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Before I start of on this brief explanation of M&A, I would like you people to know that it’s my first attempt on writing of any kind. So please do bear with me for any mistakes. Comments and suggestions are welcome.

M&A are the order of the day in today’s world. Many companies in the recent past have acquired companies or have merged with one another to develop the quality of services they provide.

Very recently there was an acquisition by IT major Infosys, when they acquired a Swiss SAP consultancy firm called Lodestone for rupees 1930 crores. In the light of this I would like to give a run through the terms and other components which comprise mergers and acquisitions.


Introduction on mergers and acquisition:

1. Mergers and acquisitions (M&A) include reconstruction   , compromise, and arrangement as per sec 391-394 of companies’ act 1956.

2. Acquisition as per sec 395 of the companies act 1956.

3. Amalgamation as per sec 396 of the companies act 1956.

4. Reconstruction of sick industrial units as per sec 17 & 18(4) of the sick industries (special provision act) 1985.

5. Revival as per sec 72A of the income tax act of 1961.

6. But over n above all these the M&A has to be governed by the FEMA 2000 , income tax act 1961 , industrial (development and regulation act )1973 and any restrictions as per the SEBI act has to be adhered to.

7. When a company decides to restructure itself on its own it can be called as a scheme of reconstruction, arrangement or reorganization.

8. When two or more companies decide to blend into each other where one company wants to carry on the business of the blended undertaking then it is called as amalgamation.

9. Merger is referred to a scheme of restructuring where one company which is usually the smaller company is dissolved and absorbed by the bigger company to form a massive undertaking.

10. Merger within companies of the same industry is called as a horizontal merger whereas merger within companies of different industries is called as a vertical merger.

11. As we are aware of the fact that as per the INCOME TAX ACT OF 1961. There is a provision for a company to carry forward losses if any and this benefit can be only claimed by the loss making company. To avail such benefit a profit making company usually merges with the loss making company. This being the REVERSE MERGER.

12. Sometimes there is a merger between companies which are not at all related to each other either horizontally or vertically (i.e. producing similar goods and being in the same industry or having a relationship of a buyer and seller respectively), but they still decide to merge and form one flagship company with various other companies under it to take the advantage of the market conditions prevalent and to utilize the huge finances at their disposal. This type of merger is called as CONGLOMERATE MERGER.

13. CONGENERIC MERGERS: under this type of merger the acquiring company usually has some relation with the target company either through the usage of similar technology or even similar production processes or similar products. Under this merger the acquiring company tries to diversify or extend its reach in that market segment.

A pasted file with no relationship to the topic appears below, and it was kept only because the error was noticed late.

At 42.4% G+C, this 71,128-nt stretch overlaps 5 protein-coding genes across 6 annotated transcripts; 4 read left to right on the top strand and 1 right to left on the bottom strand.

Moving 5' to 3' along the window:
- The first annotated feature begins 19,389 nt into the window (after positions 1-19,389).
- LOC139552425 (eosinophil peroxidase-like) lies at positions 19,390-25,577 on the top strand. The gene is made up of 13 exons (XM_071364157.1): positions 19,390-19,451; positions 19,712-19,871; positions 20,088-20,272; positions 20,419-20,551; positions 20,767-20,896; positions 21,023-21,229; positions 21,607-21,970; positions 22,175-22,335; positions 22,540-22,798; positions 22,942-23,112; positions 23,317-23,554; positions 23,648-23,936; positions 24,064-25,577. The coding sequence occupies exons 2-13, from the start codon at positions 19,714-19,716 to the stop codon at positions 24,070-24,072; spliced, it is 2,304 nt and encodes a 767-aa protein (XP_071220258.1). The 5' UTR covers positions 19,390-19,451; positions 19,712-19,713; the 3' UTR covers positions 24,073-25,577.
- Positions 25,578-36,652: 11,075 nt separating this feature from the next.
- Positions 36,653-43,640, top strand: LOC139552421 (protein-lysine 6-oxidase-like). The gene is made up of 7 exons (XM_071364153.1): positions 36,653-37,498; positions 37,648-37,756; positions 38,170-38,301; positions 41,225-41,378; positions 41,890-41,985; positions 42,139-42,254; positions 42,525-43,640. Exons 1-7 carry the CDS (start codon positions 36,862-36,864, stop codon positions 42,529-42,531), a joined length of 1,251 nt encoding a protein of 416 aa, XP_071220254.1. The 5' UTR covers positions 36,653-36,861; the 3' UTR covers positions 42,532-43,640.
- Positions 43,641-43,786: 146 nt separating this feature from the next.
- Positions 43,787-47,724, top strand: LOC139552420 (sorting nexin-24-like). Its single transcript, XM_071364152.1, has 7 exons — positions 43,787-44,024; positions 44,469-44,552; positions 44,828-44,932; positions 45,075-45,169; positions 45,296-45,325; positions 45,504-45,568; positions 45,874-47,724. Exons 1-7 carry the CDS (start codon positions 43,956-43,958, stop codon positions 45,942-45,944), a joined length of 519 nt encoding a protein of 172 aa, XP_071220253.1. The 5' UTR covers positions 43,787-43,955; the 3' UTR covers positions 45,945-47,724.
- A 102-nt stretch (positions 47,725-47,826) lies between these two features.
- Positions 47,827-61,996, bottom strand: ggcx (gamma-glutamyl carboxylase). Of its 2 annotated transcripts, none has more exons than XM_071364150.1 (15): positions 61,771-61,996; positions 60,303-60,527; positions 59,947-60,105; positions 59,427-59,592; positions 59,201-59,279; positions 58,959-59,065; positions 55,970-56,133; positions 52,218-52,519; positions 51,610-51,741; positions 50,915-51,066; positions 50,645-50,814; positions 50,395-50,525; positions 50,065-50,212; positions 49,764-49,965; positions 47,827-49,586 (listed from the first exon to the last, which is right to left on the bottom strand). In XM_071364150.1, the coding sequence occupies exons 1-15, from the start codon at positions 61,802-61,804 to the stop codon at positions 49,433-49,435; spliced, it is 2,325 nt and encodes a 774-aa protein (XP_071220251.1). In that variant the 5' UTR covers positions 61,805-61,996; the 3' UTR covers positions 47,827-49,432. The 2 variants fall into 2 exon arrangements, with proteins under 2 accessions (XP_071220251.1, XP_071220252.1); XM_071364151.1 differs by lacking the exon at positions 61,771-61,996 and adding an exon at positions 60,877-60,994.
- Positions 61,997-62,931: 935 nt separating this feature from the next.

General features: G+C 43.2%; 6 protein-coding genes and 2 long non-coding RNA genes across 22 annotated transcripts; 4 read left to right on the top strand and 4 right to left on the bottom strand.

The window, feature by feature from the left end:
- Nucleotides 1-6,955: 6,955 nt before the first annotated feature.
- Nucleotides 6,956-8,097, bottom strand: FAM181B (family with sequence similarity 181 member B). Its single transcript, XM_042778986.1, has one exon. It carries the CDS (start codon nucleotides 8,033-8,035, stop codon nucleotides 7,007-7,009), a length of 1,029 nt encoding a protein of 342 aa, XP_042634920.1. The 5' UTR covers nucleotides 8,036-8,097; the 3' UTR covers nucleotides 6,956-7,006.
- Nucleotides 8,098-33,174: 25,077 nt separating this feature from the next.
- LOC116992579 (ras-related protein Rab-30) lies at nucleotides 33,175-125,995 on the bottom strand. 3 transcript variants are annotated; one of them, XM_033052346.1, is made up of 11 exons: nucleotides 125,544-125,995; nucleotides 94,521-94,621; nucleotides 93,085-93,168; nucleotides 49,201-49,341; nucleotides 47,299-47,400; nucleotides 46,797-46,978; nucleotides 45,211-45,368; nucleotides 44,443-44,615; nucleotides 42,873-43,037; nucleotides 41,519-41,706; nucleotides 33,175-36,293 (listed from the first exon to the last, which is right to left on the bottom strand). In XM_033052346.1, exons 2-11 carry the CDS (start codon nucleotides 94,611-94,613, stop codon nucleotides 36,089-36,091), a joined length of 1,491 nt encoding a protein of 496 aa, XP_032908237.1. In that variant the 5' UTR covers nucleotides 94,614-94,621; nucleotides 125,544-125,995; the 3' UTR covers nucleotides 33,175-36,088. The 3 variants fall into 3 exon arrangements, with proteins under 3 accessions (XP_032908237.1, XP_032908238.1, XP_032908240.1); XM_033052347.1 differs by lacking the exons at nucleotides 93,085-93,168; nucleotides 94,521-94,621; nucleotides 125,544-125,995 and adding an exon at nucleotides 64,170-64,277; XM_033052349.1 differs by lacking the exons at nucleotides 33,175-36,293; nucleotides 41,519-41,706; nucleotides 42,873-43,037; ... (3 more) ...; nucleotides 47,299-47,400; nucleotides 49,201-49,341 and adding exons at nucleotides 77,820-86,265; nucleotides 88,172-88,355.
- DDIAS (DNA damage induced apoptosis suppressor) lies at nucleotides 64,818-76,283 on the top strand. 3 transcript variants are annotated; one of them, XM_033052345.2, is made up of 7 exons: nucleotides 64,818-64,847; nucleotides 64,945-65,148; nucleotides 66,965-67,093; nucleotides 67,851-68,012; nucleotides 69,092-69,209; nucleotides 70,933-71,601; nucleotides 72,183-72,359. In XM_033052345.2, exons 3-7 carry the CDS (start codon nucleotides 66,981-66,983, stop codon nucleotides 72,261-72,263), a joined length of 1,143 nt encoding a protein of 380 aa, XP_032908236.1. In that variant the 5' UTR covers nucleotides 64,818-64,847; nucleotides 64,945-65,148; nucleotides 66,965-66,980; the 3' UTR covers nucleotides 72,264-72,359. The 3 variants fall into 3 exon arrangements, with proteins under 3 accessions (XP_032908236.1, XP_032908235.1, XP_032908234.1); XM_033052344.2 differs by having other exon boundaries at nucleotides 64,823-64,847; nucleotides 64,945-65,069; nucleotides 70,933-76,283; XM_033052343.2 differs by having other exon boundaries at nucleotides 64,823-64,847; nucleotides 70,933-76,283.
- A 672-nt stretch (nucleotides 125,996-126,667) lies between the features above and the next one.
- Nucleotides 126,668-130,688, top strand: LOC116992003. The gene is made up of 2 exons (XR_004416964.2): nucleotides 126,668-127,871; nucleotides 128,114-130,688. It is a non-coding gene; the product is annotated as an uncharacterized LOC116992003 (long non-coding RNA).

There are many reasons for mergers and acquisitions .some of those is listed below.

1. A company might opt for a merger to increase its market share.

2. To avail tax benefits available to loss making companies. And it is important to note that the acquiring company is not the only company gaining from merger. The target company can write off its losses against the profits of the acquiring company. The acquiring company can acquire a loss making company and reduce its tax it is a win- win situation for both the companies.

3. Merger can be opted for to increase the growth of the company. By acquiring an already established company the acquiring company avoids delay of acquiring building site, plant and machinery etc.

4. Mergers also result in access to idle funds. Sometimes the target company has idle funds but it lacks the required expertize to enter into other markets and diversify extensively. M&A helps to resolve this problem.


No company wishes to indulge in a merger without gains. This gain is called as a synergy.

Suppose company A wants to merge with company B. it will only go ahead with the scheme of merger when the value of the combined company is more than the individual value of the companies. To further elucidate on this point let’s see an example.

COMPANY A and COMPANY B decide to merge and form COMPANY AB

VALUE OF COMPANY A = Rupees 5 crores.

VALUE OF COMPANY B = Rupees 3 crores.

Now COMPANY A and COMPANY B will go ahead with the merger only when the value of the combined company is more than rupees 8 crores.(say 10 crores).Now the difference between  the value of combined company AB and value of both company A and B is called as synergy which is (10-8)= 2 crores.

And of course there is a cost of acquisition which a company has to incur. So net gain after merger is going to be the amount left over after deducting any acquisition expenses.

An important point to note is that there is no hard and fast rule that companies should merge only when there are gains.  M&A take place even when there is a potentiality for future gains if not any present gains.


Accounting treatment for Amalgamation is of two types:

1. Purchase method

2. Pooling of interest method.

Purchase method is usually where the assets and liabilities of the transferor company is incorporated into the books of the transferee company at either their carrying amounts or a consideration is paid based on the fair value of the respective assets and liabilities.

Pooling of interests method is usually applicable when amalgamation is in the nature of merger where the assets and liabilities are taken over by the transferee company at book values.